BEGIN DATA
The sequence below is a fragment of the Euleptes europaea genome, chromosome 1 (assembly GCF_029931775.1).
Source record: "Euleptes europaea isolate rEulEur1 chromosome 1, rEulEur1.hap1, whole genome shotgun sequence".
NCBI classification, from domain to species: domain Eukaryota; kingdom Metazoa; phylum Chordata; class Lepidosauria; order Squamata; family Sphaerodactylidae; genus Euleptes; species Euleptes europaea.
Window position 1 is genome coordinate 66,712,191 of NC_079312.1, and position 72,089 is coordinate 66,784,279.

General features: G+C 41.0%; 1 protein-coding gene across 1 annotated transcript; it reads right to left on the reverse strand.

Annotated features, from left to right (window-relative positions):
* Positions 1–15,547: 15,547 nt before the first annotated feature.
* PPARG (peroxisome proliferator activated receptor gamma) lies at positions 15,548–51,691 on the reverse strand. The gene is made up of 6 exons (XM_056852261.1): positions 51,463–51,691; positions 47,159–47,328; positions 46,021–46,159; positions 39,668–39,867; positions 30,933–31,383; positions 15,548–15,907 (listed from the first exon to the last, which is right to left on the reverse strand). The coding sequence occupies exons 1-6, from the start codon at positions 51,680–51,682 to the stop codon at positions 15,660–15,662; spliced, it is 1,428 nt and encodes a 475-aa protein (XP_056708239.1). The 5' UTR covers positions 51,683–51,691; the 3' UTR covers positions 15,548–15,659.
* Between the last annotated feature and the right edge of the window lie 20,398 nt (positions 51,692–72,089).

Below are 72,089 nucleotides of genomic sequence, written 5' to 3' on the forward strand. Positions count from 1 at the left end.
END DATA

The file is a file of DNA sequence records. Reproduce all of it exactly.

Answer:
The sequence below is a fragment of the Euleptes europaea genome, chromosome 1 (assembly GCF_029931775.1).
Source record: "Euleptes europaea isolate rEulEur1 chromosome 1, rEulEur1.hap1, whole genome shotgun sequence".
NCBI classification, from domain to species: domain Eukaryota; kingdom Metazoa; phylum Chordata; class Lepidosauria; order Squamata; family Sphaerodactylidae; genus Euleptes; species Euleptes europaea.
Window position 1 is genome coordinate 66,712,191 of NC_079312.1, and position 72,089 is coordinate 66,784,279.

General features: G+C 41.0%; 1 protein-coding gene across 1 annotated transcript; it reads right to left on the reverse strand.

Annotated features, from left to right (window-relative positions):
* Positions 1–15,547: 15,547 nt before the first annotated feature.
* PPARG (peroxisome proliferator activated receptor gamma) lies at positions 15,548–51,691 on the reverse strand. The gene is made up of 6 exons (XM_056852261.1): positions 51,463–51,691; positions 47,159–47,328; positions 46,021–46,159; positions 39,668–39,867; positions 30,933–31,383; positions 15,548–15,907 (listed from the first exon to the last, which is right to left on the reverse strand). The coding sequence occupies exons 1-6, from the start codon at positions 51,680–51,682 to the stop codon at positions 15,660–15,662; spliced, it is 1,428 nt and encodes a 475-aa protein (XP_056708239.1). The 5' UTR covers positions 51,683–51,691; the 3' UTR covers positions 15,548–15,659.
* Between the last annotated feature and the right edge of the window lie 20,398 nt (positions 51,692–72,089).

Below are 72,089 nucleotides of genomic sequence, written 5' to 3' on the forward strand. Positions count from 1 at the left end.